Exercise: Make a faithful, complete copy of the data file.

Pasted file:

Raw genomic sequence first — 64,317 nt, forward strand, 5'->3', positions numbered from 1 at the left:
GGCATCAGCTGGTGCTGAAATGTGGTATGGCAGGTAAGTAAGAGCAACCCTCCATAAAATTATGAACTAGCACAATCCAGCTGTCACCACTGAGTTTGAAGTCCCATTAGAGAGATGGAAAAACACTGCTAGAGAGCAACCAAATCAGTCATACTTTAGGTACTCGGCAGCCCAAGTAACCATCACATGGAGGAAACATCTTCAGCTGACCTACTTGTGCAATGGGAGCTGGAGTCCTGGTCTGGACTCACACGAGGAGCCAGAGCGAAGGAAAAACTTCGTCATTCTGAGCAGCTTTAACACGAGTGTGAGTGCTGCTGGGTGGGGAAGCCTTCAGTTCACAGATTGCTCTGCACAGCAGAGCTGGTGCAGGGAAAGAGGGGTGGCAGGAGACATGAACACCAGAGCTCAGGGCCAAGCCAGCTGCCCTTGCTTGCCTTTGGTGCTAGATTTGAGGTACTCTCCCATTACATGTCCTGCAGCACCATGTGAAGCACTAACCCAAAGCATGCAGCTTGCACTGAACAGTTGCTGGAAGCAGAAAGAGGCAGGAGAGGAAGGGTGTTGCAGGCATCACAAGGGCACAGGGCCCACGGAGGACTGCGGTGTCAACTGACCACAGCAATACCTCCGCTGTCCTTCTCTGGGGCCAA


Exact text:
Raw genomic sequence first — 64,317 nt, forward strand, 5'->3', positions numbered from 1 at the left:
GGCATCAGCTGGTGCTGAAATGTGGTATGGCAGGTAAGTAAGAGCAACCCTCCATAAAATTATGAACTAGCACAATCCAGCTGTCACCACTGAGTTTGAAGTCCCATTAGAGAGATGGAAAAACACTGCTAGAGAGCAACCAAATCAGTCATACTTTAGGTACTCGGCAGCCCAAGTAACCATCACATGGAGGAAACATCTTCAGCTGACCTACTTGTGCAATGGGAGCTGGAGTCCTGGTCTGGACTCACACGAGGAGCCAGAGCGAAGGAAAAACTTCGTCATTCTGAGCAGCTTTAACACGAGTGTGAGTGCTGCTGGGTGGGGAAGCCTTCAGTTCACAGATTGCTCTGCACAGCAGAGCTGGTGCAGGGAAAGAGGGGTGGCAGGAGACATGAACACCAGAGCTCAGGGCCAAGCCAGCTGCCCTTGCTTGCCTTTGGTGCTAGATTTGAGGTACTCTCCCATTACATGTCCTGCAGCACCATGTGAAGCACTAACCCAAAGCATGCAGCTTGCACTGAACAGTTGCTGGAAGCAGAAAGAGGCAGGAGAGGAAGGGTGTTGCAGGCATCACAAGGGCACAGGGCCCACGGAGGACTGCGGTGTCAACTGACCACAGCAATACCTCCGCTGTCCTTCTCTGGGGCCAA